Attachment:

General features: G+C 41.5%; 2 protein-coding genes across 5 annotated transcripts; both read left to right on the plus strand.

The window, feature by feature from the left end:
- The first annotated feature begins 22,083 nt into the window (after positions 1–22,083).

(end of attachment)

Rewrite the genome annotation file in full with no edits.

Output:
General features: G+C 41.5%; 2 protein-coding genes across 5 annotated transcripts; both read left to right on the plus strand.

The window, feature by feature from the left end:
- The first annotated feature begins 22,083 nt into the window (after positions 1–22,083).